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2 Installing AdaDep

This version uses ASIS-for-GNAT. As a consequence, you must have GNAT installed before you install AdaDep (even if you downloaded an executable version). If you are using another compiler that provides an ASIS interface, you may recompile AdaDep with this compiler. GNAT will not be necessary any more (but your compiler will, of course). See AdaDep and ASIS.

If you downloaded an executable distribution of AdaDep, please note that it has been compiled with GNAT GPL2016, and will not work with any other version of GNAT. If you have an older (or an ACT-supported) version of GNAT, either upgrade your GNAT to GPL2016 (recommended for older version!), or recompile AdaDep from the source distribution.

If you downloaded the source version of AdaDep, you must make sure that ASIS is installed on your system; then simply issue the following comaand:

gnat make -P build.gpr

If this fails (presumably because ASIS is not installed in a standard location), you can also gnatmake the file adadep.adb, including appropriate options to access the ASIS library.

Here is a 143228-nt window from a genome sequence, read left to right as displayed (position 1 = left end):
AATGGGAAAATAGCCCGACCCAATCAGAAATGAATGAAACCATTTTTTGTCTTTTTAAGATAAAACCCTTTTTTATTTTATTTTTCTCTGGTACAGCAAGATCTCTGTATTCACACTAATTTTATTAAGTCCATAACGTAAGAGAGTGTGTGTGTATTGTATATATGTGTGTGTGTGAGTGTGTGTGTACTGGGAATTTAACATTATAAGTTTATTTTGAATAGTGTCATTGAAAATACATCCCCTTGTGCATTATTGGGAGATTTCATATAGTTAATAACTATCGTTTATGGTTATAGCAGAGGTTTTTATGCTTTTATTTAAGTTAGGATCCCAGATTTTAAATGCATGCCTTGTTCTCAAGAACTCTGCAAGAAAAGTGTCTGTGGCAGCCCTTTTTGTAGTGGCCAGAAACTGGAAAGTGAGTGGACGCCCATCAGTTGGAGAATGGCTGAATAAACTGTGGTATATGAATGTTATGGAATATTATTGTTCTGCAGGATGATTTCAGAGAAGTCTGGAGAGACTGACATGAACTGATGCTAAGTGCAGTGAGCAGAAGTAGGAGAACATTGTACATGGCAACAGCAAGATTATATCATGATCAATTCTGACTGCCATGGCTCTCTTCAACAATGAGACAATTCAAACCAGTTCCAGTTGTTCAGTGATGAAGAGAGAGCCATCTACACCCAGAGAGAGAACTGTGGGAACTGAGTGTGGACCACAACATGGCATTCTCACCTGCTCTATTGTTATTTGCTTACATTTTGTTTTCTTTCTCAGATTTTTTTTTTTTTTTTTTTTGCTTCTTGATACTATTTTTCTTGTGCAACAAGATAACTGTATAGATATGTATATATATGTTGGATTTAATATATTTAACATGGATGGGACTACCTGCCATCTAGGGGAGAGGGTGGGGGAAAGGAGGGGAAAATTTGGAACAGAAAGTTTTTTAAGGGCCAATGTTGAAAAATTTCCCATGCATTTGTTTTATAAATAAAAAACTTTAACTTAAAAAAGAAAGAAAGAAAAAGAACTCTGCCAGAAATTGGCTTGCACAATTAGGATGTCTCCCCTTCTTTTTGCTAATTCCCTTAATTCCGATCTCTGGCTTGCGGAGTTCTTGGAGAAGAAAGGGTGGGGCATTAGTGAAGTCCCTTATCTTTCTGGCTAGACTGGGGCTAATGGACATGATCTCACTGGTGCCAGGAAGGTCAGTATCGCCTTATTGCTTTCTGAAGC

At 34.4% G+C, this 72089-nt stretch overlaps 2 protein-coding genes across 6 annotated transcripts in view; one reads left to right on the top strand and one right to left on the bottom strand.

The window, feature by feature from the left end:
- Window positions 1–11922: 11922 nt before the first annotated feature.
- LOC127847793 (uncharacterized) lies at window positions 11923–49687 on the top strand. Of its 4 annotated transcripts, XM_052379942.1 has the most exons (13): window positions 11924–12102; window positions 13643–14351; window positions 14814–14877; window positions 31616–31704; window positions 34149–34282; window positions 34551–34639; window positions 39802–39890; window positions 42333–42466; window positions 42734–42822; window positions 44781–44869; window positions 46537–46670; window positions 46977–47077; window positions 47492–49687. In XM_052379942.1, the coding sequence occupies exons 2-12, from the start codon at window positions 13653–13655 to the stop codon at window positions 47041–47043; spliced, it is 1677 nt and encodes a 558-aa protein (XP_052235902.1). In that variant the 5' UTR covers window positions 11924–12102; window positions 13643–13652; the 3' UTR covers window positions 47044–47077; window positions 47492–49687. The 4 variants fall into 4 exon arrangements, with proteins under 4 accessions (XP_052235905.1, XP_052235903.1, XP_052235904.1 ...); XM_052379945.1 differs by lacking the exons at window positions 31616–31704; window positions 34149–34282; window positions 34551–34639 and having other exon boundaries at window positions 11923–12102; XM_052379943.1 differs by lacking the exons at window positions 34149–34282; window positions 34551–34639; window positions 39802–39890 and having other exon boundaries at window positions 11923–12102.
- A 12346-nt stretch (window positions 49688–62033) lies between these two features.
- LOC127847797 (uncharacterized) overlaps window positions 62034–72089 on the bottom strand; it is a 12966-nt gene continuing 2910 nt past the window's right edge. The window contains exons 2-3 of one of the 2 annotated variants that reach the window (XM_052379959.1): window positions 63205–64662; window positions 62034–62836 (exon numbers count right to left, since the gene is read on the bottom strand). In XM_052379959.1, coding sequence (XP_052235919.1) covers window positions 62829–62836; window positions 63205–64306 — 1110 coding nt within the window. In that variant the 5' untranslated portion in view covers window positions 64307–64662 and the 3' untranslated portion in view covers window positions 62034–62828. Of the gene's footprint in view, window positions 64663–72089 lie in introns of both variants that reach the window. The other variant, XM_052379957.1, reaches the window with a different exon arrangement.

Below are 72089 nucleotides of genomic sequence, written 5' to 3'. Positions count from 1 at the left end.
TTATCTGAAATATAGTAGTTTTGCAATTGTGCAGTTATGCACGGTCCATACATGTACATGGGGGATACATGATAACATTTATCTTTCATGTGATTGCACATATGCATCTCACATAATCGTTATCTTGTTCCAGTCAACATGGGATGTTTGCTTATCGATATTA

AdaDep needs no setup, no special rights. Simply copy the executables to any convenient directory on your path; a good place, for example, is in the bin directory of your GNAT installation.

This version has been tested under Windows up to version 10 and Linux.

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3 Principle of operation

AdaDep reads one or more ada units, and produces an output file that lists, for each "withed" package, which elements are actually used. Note that only elements of withed units are listed. A unit that has been renamed, or a locally declared instance of a library generic are not reported on the grounds that those are local to the unit under analysis.

If several units are analyzed, the listing maybe separated for the dependencies of each unit, or alternatively be merged (i.e. there is one listing showing which element is used by any of the units). Given the following Ada units:

package Pack is
   I : Integer;

   package Internal is
      V : Float;
   end Internal;
end Pack;
with Pack, Text_IO;
use Pack, Text_IO;
procedure Sample is
   I := 1;
   Internal.V := 3.0;
   Put_Line (Integer'Image (I + Integer(Internal.V)));
end Sample;

A typical output of AdaDep will look like this:

SAMPLE (body) =>